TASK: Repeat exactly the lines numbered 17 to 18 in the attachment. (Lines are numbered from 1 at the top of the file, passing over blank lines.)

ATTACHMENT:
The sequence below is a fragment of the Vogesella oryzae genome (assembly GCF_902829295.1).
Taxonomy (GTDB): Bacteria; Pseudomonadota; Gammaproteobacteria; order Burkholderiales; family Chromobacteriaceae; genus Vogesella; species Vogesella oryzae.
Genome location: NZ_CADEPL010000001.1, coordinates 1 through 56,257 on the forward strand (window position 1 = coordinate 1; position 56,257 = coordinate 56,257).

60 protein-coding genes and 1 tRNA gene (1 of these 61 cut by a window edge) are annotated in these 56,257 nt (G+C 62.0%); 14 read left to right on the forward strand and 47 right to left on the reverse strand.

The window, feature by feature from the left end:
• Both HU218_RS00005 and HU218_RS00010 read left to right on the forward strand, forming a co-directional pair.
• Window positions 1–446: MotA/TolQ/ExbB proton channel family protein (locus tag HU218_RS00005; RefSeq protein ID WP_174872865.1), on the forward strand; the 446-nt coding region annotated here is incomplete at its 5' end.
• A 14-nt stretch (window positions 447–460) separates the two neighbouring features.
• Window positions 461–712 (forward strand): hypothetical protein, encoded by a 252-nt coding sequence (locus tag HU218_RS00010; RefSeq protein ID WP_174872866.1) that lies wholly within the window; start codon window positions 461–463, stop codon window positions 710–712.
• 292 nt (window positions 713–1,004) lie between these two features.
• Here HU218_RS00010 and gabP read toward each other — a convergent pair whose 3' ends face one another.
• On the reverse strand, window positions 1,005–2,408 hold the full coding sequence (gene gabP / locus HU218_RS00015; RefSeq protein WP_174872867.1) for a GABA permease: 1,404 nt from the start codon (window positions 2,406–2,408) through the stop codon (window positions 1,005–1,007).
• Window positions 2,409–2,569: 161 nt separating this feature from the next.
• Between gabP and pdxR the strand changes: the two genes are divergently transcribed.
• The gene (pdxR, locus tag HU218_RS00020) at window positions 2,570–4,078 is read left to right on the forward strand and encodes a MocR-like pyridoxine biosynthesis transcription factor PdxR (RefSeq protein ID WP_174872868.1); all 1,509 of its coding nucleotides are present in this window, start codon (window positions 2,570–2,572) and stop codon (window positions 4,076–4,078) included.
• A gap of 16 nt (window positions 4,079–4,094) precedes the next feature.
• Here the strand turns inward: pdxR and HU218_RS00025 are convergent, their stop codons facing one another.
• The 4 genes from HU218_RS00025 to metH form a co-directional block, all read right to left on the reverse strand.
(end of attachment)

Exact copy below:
• Here the strand turns inward: pdxR and HU218_RS00025 are convergent, their stop codons facing one another.
• The 4 genes from HU218_RS00025 to metH form a co-directional block, all read right to left on the reverse strand.